Some salons have a strict and detailed uniform policy and supply the uniform that must be worn. In this case, there is a need for rules, such as the period before replacements are issued or what happens when the uniform is damaged. Others explain what is not acceptable – for example, no trainers – rather than defining what must be worn.
If a uniform is mandatory, the employer normally provides it. Some have fallen foul of minimum wage regulations by requiring employees to contribute. This most commonly occurs where a weekly deduction from pay means the employee has effectively been paid below minimum wage.
Dress policies for men and women don’t have to be identical, but standards should be equivalent. Avoid gender-specific rules – any requirement to wear make-up or skirts, or to have manicured nails or certain hairstyles is likely to be unlawful because it treats women less favourably than men.
You must also beware of dress codes that could lead to harassment, so any requirements for women to dress in a provocative manner, for example, are likely to be unlawful.
There may also be circumstances where you make an exception to your dress code to accommodate the needs of a disabled, or pregnant, employee. Transgender employees should be allowed to follow the dress code in a way which they feel matches their gender identity. If there is a uniform, they should be supplied with an option that suits them.
There are specific health and safety issues in a salon environment. For instance, many ban flip flops and some provide a tabard as “personal protective equipment”. If you require front-of-house staff or receptionists to dress smartly, this would be lawful even if your policy didn’t extend to your therapists.
You might have a dress code requiring tattoos to be hidden or piercings removed, but is this outdated? One in three young people have a tattoo and almost half of women aged 16-24 have a non-earlobe piercing. If you have this rule, it appears to discriminate against younger workers. During a recent discussion with salon owners, one said older clients wouldn’t like facial piercing. Another argued the opposite, saying some older, conservative clients had totally changed their view after having an interesting discussion with their therapist.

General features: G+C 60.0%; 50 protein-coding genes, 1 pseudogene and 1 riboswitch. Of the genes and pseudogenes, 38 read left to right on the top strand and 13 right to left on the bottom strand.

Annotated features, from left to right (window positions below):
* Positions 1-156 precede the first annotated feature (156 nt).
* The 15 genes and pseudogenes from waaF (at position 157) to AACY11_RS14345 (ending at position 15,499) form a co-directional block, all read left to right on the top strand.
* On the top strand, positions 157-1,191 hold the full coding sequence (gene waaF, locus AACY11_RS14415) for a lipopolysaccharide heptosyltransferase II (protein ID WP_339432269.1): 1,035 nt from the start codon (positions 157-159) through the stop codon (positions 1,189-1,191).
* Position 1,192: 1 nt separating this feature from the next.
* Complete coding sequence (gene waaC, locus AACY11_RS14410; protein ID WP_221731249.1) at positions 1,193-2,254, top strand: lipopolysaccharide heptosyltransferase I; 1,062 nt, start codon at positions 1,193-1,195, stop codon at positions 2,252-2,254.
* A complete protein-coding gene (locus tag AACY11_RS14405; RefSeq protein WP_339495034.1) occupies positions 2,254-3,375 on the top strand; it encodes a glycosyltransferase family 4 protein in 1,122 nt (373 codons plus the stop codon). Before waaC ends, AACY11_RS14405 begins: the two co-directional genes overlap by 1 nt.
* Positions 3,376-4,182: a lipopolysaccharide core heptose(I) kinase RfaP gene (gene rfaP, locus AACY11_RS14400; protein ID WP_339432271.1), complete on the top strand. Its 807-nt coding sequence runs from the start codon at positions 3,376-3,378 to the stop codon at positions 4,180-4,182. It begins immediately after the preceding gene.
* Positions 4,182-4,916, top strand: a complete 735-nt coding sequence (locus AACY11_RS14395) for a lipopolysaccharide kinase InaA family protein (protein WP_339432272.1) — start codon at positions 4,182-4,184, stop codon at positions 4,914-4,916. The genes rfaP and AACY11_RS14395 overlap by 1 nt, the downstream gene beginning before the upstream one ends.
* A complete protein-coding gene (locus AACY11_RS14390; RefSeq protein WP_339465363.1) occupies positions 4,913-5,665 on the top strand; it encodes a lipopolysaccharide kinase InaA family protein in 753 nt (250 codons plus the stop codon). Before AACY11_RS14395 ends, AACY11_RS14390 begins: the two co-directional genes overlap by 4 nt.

Personally, I think second-guessing the opinions of your clients is a risk not worth taking. Finally, you should be aware of the potential issues relating to religious symbols that do not interfere with an employee’s work.
Case in point
Many of the issues relating to dress codes overlap with discrimination. In a recent case, a hair salon owner allegedly refused to employ a hairdresser because she wore a headscarf.
The applicant, Bushra Noah, accused the salon owner, based in Central London, of religious discrimination after she failed to offer her a job. She was told she lived too far away (which is hardly an objective criteria). However, Bushra said on arriving for interview the owner was clearly shocked she wore a headscarf.
She won her case for indirect discrimination and was awarded £4,000 for “injury to feelings”. The salon owner said she wanted stylists to reflect the “funky, urban” image of her salon and showcase alternative hairstyles.
It was easy for the tribunal to conclude that “There was no specific evidence before us as to what would (for sure) have been the actual impact of the claimant working in her salon with her head covered at all times”.
You might believe clients are looking for a specific type of salon experience and try to profile your staff accordingly but an awareness of discrimination law is essential when you review your dress code.
David Wright is a consultant in all aspects of employment practice and law. He is the main employment law consultant for Habia and provides a personalised support service for UK salons.
Tel: 01302 563691 davidwrightpersonnel.co.uk